Story: Marine animals without backbones

Sponges (1st of 3)


These distinctive coastal sponges are common around New Zealand. They live in shaded locations such as tidal caves and overhangs. About the size and shape of golf balls, the yellow–orange species is Tethya aurantium, and the pink species is Tethya ingalli. Both reproduce by budding – they send out narrow extensions from their lower bodies which develop new little sponges at their tips.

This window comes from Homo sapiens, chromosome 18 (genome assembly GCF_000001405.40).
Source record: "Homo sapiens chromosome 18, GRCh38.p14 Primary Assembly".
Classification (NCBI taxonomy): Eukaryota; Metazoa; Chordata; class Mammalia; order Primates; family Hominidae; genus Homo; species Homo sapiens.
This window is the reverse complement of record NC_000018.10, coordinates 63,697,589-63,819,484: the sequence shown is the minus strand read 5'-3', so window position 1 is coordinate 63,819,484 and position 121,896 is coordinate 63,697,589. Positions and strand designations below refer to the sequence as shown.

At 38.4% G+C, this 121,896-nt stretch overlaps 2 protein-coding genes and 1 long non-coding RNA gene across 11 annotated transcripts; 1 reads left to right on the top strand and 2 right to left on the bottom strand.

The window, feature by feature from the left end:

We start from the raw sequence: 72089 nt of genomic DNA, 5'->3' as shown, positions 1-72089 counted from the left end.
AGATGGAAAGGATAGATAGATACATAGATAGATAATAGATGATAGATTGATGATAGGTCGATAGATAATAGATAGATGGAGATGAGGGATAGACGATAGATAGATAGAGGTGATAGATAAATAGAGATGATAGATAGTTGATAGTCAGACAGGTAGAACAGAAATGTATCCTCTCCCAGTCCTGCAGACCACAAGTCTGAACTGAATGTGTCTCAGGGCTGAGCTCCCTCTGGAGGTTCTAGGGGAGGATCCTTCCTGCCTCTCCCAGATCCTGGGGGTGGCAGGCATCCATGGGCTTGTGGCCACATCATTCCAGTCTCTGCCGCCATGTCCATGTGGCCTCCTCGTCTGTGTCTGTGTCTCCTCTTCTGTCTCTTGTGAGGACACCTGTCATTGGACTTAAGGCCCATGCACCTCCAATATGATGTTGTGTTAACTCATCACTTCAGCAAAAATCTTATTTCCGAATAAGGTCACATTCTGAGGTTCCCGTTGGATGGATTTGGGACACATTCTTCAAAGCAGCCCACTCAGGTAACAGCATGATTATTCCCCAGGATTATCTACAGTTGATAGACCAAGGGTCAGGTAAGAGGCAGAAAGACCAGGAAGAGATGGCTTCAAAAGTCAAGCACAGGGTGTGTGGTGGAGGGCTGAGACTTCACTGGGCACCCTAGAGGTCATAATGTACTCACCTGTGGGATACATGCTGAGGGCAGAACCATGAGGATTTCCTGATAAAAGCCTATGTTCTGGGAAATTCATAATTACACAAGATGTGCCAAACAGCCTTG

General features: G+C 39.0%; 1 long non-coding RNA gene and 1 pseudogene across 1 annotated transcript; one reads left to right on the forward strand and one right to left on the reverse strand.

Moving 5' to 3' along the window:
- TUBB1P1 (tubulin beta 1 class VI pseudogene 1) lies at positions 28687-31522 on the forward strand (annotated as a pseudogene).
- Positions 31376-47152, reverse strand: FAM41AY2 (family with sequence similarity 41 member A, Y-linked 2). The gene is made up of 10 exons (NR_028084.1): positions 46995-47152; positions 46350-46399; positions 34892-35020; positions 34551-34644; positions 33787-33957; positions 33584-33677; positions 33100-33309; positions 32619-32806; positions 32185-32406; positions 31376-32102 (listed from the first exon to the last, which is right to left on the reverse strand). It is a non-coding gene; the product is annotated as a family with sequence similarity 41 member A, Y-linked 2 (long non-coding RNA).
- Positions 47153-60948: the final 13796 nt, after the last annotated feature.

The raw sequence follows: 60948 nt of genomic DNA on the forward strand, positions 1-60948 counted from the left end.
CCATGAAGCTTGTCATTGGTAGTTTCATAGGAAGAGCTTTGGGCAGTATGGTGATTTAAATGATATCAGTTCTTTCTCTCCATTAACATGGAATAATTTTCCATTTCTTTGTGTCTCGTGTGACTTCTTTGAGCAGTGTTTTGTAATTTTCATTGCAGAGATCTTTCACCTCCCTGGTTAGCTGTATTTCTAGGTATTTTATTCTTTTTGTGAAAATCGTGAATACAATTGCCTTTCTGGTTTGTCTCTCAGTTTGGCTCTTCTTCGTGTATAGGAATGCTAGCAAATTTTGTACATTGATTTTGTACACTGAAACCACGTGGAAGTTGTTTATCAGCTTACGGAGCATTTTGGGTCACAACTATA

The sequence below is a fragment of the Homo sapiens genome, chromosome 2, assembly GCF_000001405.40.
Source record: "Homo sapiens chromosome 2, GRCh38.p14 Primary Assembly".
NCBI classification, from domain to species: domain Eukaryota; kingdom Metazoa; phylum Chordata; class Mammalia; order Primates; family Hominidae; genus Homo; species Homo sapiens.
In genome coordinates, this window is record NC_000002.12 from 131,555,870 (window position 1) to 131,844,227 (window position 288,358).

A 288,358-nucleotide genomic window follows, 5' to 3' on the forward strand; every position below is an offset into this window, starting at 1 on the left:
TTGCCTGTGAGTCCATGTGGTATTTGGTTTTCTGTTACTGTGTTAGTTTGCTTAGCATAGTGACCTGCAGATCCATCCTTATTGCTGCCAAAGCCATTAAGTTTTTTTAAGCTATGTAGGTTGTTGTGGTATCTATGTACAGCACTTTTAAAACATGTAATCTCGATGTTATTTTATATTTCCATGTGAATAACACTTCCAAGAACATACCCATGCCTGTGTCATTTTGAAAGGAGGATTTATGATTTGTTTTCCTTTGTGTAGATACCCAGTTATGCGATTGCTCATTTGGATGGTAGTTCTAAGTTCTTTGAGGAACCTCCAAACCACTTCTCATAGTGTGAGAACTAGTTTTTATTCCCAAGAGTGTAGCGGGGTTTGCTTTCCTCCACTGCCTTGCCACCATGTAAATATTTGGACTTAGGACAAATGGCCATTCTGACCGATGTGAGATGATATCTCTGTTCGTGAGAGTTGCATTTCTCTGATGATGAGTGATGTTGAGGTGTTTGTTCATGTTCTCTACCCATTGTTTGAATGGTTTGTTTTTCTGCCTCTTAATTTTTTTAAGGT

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Reference: 10045866

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How to cite this page:

Dennis Gordon and Maggy Wassilieff, 'Marine animals without backbones - Sponges and jellies', Te Ara - the Encyclopedia of New Zealand, (accessed 12 August 2022)

Story by Dennis Gordon and Maggy Wassilieff, published 12 Jun 2006